In a game of Counter-Strike, Terrorist and Counter-Terrorist have a different type of dress. For simplicity, let’s assume that both Terrorist and Counter-Terrorists have one dress type each. The dress object is embedded in the player object as below.
Below is the struct for a player. We can see that the dress object is embedded in the player struct:
Let’s say there are 5 Terrorists and 5 Counter-Terrorist, so a total of 10 players. Now there are two options concerning dress.
Each of the 10 player objects creates a different dress object and embeds them. A total of 10 dress objects will be created.
We create two dress objects:
Single Terrorist Dress Object: This will be shared across 5 Terrorists.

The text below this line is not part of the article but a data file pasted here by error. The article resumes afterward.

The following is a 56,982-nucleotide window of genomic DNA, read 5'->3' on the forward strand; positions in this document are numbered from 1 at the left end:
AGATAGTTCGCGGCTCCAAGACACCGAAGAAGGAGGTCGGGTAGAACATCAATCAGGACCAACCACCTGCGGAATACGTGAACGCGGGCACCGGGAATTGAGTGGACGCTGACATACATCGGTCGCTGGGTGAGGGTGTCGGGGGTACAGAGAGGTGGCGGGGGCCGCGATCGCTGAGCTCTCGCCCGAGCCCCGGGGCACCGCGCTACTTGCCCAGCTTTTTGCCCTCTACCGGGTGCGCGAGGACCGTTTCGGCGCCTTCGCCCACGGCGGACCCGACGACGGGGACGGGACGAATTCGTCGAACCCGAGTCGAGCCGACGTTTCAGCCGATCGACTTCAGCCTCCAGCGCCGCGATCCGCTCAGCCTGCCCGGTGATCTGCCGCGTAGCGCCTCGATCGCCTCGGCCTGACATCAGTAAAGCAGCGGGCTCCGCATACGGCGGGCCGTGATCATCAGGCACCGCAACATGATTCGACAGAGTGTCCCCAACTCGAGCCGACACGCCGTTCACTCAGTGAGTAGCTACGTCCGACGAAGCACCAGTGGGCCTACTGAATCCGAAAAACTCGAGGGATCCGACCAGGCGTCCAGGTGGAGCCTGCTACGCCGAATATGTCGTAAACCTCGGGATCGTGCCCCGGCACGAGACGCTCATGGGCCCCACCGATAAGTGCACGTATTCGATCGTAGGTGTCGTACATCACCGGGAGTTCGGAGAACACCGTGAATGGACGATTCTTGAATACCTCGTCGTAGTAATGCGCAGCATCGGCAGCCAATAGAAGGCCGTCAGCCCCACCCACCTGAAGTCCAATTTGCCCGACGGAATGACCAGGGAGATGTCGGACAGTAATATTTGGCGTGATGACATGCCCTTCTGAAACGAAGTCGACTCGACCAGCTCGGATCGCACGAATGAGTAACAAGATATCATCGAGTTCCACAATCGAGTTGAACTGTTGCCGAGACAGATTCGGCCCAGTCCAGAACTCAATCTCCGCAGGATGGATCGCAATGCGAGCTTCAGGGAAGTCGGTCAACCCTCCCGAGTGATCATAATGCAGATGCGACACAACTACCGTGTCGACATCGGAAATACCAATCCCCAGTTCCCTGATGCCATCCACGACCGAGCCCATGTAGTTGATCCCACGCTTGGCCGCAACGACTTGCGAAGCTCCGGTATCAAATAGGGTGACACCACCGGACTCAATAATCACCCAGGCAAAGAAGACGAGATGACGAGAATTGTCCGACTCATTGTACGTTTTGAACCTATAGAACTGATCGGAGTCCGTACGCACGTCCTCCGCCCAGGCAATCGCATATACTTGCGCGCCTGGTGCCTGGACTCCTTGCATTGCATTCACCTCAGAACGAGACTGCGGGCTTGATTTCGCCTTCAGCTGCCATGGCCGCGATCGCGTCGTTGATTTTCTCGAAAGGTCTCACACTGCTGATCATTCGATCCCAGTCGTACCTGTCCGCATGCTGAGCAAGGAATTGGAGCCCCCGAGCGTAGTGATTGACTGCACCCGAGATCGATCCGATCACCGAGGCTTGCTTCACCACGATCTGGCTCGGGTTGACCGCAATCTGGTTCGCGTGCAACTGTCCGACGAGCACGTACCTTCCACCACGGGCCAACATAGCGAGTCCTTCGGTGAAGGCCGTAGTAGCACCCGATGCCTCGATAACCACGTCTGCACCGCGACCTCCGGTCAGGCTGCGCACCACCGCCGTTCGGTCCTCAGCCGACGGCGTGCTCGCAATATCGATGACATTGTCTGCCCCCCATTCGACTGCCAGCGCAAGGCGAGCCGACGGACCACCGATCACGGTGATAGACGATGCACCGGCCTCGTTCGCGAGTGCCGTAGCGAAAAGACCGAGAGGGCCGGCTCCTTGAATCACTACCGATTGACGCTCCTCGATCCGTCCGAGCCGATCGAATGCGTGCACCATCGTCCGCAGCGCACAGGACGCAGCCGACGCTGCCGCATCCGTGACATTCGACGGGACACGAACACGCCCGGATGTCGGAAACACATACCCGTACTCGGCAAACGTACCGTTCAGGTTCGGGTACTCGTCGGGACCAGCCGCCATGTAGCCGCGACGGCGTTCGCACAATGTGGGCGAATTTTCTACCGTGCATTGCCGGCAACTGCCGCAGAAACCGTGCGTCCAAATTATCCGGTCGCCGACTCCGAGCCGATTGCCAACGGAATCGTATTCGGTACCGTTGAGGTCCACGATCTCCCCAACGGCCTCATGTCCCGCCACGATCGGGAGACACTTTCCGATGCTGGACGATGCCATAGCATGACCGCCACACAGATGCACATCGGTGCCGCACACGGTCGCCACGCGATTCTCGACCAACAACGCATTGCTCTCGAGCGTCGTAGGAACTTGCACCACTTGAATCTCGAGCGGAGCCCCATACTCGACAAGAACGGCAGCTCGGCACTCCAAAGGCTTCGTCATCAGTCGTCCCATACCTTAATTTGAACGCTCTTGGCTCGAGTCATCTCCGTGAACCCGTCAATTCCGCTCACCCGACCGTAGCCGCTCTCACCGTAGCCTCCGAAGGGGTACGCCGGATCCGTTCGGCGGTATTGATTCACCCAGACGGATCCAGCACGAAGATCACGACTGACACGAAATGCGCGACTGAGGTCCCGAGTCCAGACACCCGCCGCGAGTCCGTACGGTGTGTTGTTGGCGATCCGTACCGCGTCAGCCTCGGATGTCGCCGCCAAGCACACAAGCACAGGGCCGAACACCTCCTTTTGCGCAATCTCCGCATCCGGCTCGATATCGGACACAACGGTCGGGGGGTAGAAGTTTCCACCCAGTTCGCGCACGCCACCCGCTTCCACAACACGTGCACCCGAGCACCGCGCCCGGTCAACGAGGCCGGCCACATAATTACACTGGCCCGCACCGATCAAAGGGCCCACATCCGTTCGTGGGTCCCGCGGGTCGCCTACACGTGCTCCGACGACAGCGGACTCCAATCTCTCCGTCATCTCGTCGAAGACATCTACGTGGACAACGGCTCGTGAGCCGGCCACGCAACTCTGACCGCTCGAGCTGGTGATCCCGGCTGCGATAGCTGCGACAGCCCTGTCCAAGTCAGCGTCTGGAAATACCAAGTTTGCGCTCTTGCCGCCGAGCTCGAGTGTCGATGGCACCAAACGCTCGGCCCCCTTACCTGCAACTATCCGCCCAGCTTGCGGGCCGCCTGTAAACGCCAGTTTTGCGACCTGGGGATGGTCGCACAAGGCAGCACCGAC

Single Counter-Terrorist Dress Object: This will be shared across 5 Counter-Terrorist.
As you can see in Approach 1, a total of 10 dress objects are created while in approach 2 only 2 dress objects are created. The second approach is what we follow in the Flyweight design pattern. The two dress objects which we created are called the flyweight objects.
The Flyweight pattern takes out the common parts and creates flyweight objects. These flyweight objects (dress) can then be shared among multiple objects (player). This drastically reduces the number of dress objects, and the good part is that even if you create more players, only two dress objects will be sufficient.
In the flyweight pattern, we store the flyweight objects in the map field. Whenever the other objects which share the flyweight objects are created, then flyweight objects are fetched from the map.
Let’s see what parts of this arrangement will be intrinsic and extrinsic states:
Intrinsic State: Dress in the intrinsic state as it can be shared across multiple Terrorist and Counter-Terrorist objects.
Extrinsic State: Player location and the player weapon are an extrinsic state as they are different for every object.